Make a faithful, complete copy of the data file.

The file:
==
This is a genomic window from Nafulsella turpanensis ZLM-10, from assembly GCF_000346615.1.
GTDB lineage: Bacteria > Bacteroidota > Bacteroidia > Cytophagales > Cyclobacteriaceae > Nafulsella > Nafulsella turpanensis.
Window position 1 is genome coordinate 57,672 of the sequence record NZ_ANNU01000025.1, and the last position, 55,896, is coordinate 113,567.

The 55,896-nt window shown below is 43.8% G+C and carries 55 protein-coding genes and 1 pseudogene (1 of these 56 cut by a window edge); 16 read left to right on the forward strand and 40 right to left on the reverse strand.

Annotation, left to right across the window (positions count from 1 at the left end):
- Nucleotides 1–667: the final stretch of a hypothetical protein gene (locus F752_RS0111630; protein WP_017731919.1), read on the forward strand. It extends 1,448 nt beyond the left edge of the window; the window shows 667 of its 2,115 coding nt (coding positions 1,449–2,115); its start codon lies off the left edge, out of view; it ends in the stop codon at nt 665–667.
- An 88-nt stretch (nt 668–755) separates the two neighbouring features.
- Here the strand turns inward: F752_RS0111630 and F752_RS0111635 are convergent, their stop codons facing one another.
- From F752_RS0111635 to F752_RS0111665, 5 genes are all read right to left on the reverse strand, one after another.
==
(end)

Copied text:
This is a genomic window from Nafulsella turpanensis ZLM-10, from assembly GCF_000346615.1.
GTDB lineage: Bacteria > Bacteroidota > Bacteroidia > Cytophagales > Cyclobacteriaceae > Nafulsella > Nafulsella turpanensis.
Window position 1 is genome coordinate 57,672 of the sequence record NZ_ANNU01000025.1, and the last position, 55,896, is coordinate 113,567.

The 55,896-nt window shown below is 43.8% G+C and carries 55 protein-coding genes and 1 pseudogene (1 of these 56 cut by a window edge); 16 read left to right on the forward strand and 40 right to left on the reverse strand.

Annotation, left to right across the window (positions count from 1 at the left end):
- Nucleotides 1–667: the final stretch of a hypothetical protein gene (locus F752_RS0111630; protein WP_017731919.1), read on the forward strand. It extends 1,448 nt beyond the left edge of the window; the window shows 667 of its 2,115 coding nt (coding positions 1,449–2,115); its start codon lies off the left edge, out of view; it ends in the stop codon at nt 665–667.
- An 88-nt stretch (nt 668–755) separates the two neighbouring features.
- Here the strand turns inward: F752_RS0111630 and F752_RS0111635 are convergent, their stop codons facing one another.
- From F752_RS0111635 to F752_RS0111665, 5 genes are all read right to left on the reverse strand, one after another.